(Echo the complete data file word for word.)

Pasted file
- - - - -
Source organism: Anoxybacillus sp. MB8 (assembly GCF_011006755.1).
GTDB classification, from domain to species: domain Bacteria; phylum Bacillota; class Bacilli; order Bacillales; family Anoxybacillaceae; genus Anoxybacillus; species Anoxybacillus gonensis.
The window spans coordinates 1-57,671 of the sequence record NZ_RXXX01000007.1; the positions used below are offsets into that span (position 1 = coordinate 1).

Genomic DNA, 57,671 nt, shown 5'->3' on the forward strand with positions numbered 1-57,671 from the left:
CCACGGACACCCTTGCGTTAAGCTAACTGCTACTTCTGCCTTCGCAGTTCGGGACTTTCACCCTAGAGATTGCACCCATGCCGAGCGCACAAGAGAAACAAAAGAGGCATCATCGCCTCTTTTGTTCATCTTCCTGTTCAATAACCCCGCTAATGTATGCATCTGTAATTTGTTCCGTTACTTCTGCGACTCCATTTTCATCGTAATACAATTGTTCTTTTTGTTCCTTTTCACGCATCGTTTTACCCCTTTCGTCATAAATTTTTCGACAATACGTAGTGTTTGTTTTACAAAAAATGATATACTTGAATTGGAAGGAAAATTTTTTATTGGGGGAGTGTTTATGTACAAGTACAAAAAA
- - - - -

Source organism: Anoxybacillus sp. MB8 (assembly GCF_011006755.1).
GTDB classification, from domain to species: domain Bacteria; phylum Bacillota; class Bacilli; order Bacillales; family Anoxybacillaceae; genus Anoxybacillus; species Anoxybacillus gonensis.
The window spans coordinates 1-57,671 of the sequence record NZ_RXXX01000007.1; the positions used below are offsets into that span (position 1 = coordinate 1).

Genomic DNA, 57,671 nt, shown 5'->3' on the forward strand with positions numbered 1-57,671 from the left:
CCACGGACACCCTTGCGTTAAGCTAACTGCTACTTCTGCCTTCGCAGTTCGGGACTTTCACCCTAGAGATTGCACCCATGCCGAGCGCACAAGAGAAACAAAAGAGGCATCATCGCCTCTTTTGTTCATCTTCCTGTTCAATAACCCCGCTAATGTATGCATCTGTAATTTGTTCCGTTACTTCTGCGACTCCATTTTCATCGTAATACAATTGTTCTTTTTGTTCCTTTTCACGCATCGTTTTACCCCTTTCGTCATAAATTTTTCGACAATACGTAGTGTTTGTTTTACAAAAAATGATATACTTGAATTGGAAGGAAAATTTTTTATTGGGGGAGTGTTTATGTACAAGTACAAAAAA